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If anything, these two Bills increase in value

Bill Parcells and Bill Belichick were an immovable force. Everywhere they teamed up, success was sure to follow, and when they were apart, they sometimes struggled.

I think we can finally say they're good without each other, too. Have there been two better coaching jobs in the NFL this season? In Dallas, Parcells has already matched the Cowboys' win total of each of the past three seasons at 5-1. Belichick, his team riddled with injuries, has taken a freshman/JV squad and turned them into varsity players before our eyes.

With all due respect to Dick Vermeil in Kansas City and Mike Tice in Minnesota, both of whom are presiding over undefeated teams, the best of both Bills is pouring out of their heads and hearts.

Parcells has a team once looked upon as ragamuffins playing as if it just might win the NFC East ahead of perennial powerhouse Philadelphia, the talented Giants, and the upgraded Redskins.

Parcells has brought discipline and confidence to a group of players who had no idea what it was like to play for a big-time coach. He's also there to remind them about the pitfalls of swelled heads, and I'm sure he's already tossed out this stat: Five teams started 5-1 last season (Packers, Buccaneers, Dolphins, Saints, and Chargers) and only two (Buccaneers and Packers) qualified for the playoffs.

Terry Glenn, who has played for both Bills, has been revived in Dallas, playing for the only authority figure who could ever motivate him: Parcells, who had him as a rookie in New England in 1996, a year Glenn caught 90 passes.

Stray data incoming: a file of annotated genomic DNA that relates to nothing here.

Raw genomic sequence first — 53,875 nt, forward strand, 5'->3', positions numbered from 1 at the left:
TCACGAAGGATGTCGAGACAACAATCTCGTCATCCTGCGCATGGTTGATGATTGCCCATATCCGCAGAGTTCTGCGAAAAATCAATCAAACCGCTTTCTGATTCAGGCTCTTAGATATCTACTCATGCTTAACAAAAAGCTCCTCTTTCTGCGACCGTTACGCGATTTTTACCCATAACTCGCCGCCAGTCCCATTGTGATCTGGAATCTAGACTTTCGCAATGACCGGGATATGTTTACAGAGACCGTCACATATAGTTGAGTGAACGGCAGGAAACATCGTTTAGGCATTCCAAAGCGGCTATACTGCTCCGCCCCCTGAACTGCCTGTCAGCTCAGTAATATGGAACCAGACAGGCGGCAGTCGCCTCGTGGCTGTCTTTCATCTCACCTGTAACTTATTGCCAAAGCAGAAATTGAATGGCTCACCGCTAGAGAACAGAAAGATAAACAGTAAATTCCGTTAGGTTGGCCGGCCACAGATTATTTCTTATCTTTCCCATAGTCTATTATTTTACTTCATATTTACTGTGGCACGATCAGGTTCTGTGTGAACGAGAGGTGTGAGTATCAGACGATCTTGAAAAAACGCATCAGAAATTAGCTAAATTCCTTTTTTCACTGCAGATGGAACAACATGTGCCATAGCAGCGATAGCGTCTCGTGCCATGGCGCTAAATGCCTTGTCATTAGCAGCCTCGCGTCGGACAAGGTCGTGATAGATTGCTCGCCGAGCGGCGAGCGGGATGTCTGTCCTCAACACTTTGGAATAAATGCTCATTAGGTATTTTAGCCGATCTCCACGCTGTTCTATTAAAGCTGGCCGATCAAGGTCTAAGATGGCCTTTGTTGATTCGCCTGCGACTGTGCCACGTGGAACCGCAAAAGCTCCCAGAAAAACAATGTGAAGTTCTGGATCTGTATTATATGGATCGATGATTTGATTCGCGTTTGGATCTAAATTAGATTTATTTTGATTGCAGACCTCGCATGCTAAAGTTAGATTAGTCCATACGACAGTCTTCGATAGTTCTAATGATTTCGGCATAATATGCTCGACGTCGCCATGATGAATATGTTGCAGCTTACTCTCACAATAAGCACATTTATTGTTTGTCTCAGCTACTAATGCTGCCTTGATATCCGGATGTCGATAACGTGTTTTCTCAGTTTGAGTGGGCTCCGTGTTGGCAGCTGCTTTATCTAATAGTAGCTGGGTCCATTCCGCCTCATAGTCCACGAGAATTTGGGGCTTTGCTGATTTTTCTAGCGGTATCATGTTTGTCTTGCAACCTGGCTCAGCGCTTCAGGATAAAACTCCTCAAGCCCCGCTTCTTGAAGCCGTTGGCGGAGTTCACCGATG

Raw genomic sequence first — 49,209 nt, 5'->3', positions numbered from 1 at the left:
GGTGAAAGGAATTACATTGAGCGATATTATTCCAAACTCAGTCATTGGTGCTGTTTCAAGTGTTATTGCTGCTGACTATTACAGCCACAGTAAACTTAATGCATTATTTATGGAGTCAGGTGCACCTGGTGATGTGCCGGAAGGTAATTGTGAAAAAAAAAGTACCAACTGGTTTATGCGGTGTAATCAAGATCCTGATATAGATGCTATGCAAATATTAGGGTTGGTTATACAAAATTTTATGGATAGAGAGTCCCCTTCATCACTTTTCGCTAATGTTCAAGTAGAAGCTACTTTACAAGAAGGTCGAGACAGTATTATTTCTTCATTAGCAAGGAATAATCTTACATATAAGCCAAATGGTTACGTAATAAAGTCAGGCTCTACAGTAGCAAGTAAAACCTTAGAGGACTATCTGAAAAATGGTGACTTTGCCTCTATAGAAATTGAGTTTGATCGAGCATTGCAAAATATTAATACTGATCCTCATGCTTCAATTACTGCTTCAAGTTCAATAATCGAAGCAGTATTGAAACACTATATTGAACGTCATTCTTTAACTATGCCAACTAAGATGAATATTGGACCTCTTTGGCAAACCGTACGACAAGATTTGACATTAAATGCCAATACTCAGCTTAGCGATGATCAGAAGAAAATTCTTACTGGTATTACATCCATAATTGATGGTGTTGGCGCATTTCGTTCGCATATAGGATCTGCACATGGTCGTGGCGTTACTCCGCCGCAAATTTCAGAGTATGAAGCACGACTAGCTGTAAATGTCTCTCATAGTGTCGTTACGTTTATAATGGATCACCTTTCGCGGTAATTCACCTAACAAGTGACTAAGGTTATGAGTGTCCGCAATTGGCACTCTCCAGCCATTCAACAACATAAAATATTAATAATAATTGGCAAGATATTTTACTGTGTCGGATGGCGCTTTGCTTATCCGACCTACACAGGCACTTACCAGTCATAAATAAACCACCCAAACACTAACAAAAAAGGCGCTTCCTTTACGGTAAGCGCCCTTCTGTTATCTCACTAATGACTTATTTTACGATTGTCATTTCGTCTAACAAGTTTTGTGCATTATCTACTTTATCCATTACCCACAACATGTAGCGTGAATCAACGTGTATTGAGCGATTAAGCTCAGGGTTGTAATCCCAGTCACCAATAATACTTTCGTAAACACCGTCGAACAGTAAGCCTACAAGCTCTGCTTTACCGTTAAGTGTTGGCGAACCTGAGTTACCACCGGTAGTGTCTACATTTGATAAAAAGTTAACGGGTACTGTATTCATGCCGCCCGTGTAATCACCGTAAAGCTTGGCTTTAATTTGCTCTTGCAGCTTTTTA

"You're probably looking at two of the best right there," said Glenn, who caught three touchdown passes in last Sunday's win over Detroit. "Parcells has made the biggest difference in my career. He's given me belief in my abilities. He reinforced that I have great talent all the time and he's made me a big part of the offense again. You can't wait to go out there and make plays."

Parcells might do it more with motivation and intimidation and Belichick more with schemes. Both can also do what the other guy does well, which is why together they were a very potent tandem.

In a short time, Parcells has brought together a patchwork coaching staff and a band of players he was largely unfamiliar with, adding Glenn and fullback Richie Anderson, two players familiar with how he runs a team. To bring it all together, with owner Jerry Jones never too far away, and in such a short period is worthy of major accolades.

Belichick's roster was filet mignon after a 4-0 exhibition season, but then it went through the meat grinder. All that was left was hamburger, but it has become prime hamburger. Hamburger with an attitude. Hamburger with a kick.

The Patriots shouldn't be 5-2 heading into Sunday's game against Cleveland at Gillette Stadium. They have had as many as 11 starters out. They have eight rookies on the roster, and many are manning important positions such as free safety (Eugene Wilson), cornerback (Asante Samuel), and center (Dan Koppen). Dan Klecko has played defensive line, linebacker, and goal line fullback. Not to mention Tom Ashworth starting at right tackle.